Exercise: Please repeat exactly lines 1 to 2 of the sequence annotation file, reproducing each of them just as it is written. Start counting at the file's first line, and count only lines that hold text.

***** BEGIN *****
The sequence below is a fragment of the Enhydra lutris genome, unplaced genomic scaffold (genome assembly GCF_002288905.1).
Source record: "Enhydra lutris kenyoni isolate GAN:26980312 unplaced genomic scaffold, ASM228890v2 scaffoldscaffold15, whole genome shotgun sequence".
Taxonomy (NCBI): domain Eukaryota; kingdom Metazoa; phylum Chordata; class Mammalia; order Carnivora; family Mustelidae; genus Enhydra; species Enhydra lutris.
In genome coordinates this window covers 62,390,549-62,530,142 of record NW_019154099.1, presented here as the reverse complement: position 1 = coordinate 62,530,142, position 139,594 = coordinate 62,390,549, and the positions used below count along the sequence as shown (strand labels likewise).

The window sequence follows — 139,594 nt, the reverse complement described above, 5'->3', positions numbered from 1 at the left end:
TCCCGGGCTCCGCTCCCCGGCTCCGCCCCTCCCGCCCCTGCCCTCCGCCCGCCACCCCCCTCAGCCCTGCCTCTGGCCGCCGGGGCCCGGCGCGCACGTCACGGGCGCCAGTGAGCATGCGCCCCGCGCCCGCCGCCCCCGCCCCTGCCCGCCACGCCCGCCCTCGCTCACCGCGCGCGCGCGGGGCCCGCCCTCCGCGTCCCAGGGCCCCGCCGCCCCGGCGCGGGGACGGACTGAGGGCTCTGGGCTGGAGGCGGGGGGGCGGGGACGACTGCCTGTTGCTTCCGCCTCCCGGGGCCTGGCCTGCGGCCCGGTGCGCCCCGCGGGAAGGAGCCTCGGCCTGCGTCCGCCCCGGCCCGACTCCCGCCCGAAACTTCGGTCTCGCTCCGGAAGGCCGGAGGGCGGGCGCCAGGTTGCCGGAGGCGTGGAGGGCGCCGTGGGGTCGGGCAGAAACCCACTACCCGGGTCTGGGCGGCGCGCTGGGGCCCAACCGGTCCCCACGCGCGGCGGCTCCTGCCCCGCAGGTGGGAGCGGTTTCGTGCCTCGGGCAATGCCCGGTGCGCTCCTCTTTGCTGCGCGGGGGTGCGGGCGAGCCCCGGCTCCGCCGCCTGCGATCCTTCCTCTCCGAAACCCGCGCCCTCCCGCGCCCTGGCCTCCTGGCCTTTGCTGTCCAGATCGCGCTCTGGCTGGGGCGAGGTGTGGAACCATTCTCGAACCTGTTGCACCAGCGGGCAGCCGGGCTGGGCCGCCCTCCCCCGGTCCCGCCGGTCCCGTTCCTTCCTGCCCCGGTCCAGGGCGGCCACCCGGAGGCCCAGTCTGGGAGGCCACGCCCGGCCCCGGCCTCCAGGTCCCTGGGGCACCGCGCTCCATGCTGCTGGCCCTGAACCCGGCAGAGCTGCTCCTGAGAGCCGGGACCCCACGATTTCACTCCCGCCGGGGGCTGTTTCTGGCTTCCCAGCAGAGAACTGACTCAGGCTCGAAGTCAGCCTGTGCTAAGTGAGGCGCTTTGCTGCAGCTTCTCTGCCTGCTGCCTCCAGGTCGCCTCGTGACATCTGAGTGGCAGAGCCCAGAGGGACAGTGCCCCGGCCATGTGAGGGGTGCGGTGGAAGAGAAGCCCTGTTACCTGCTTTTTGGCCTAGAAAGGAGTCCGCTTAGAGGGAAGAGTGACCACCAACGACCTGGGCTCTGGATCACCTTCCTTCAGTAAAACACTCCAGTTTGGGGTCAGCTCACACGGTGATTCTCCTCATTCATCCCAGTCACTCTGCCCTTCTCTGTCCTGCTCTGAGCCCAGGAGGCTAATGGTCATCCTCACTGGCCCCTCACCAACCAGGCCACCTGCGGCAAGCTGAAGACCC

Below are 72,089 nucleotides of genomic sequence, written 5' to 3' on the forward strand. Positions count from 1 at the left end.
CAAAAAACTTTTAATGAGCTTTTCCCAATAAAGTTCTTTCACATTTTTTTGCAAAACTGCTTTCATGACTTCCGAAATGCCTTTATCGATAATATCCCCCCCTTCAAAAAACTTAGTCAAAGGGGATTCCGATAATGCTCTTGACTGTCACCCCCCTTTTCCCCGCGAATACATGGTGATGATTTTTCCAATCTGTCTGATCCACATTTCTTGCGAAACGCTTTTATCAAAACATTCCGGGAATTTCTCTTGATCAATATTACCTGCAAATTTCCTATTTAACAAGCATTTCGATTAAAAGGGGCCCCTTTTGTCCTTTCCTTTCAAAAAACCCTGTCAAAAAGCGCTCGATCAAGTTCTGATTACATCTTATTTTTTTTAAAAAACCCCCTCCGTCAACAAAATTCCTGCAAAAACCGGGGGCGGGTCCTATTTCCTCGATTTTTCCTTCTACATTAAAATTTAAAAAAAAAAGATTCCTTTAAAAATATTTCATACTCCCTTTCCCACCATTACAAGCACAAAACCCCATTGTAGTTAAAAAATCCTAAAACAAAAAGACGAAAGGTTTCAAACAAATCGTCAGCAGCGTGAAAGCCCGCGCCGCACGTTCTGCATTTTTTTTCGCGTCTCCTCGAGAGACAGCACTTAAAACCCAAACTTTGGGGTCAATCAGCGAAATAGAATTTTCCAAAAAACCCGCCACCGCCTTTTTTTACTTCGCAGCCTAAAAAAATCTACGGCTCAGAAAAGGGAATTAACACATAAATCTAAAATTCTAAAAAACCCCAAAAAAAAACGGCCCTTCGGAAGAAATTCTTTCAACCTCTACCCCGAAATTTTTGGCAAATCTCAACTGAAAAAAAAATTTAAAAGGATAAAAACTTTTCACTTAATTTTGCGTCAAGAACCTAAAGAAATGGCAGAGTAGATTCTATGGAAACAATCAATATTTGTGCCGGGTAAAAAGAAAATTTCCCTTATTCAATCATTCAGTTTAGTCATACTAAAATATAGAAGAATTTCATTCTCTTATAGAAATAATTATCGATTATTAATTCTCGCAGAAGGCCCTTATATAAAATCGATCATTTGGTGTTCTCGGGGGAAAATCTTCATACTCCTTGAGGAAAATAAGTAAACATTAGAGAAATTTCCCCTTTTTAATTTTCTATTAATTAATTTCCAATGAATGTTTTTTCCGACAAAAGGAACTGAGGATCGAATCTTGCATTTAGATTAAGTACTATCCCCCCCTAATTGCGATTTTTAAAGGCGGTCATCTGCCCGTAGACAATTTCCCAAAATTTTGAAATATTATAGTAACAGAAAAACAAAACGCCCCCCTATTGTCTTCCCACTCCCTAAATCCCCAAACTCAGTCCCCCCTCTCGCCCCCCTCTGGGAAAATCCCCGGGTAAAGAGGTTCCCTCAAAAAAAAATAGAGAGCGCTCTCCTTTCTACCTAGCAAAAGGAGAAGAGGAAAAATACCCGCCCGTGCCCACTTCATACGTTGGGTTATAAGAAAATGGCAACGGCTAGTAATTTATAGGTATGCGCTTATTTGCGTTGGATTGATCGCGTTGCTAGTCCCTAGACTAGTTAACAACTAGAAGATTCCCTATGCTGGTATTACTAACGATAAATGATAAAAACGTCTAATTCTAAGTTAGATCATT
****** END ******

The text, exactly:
The sequence below is a fragment of the Enhydra lutris genome, unplaced genomic scaffold (genome assembly GCF_002288905.1).
Source record: "Enhydra lutris kenyoni isolate GAN:26980312 unplaced genomic scaffold, ASM228890v2 scaffoldscaffold15, whole genome shotgun sequence".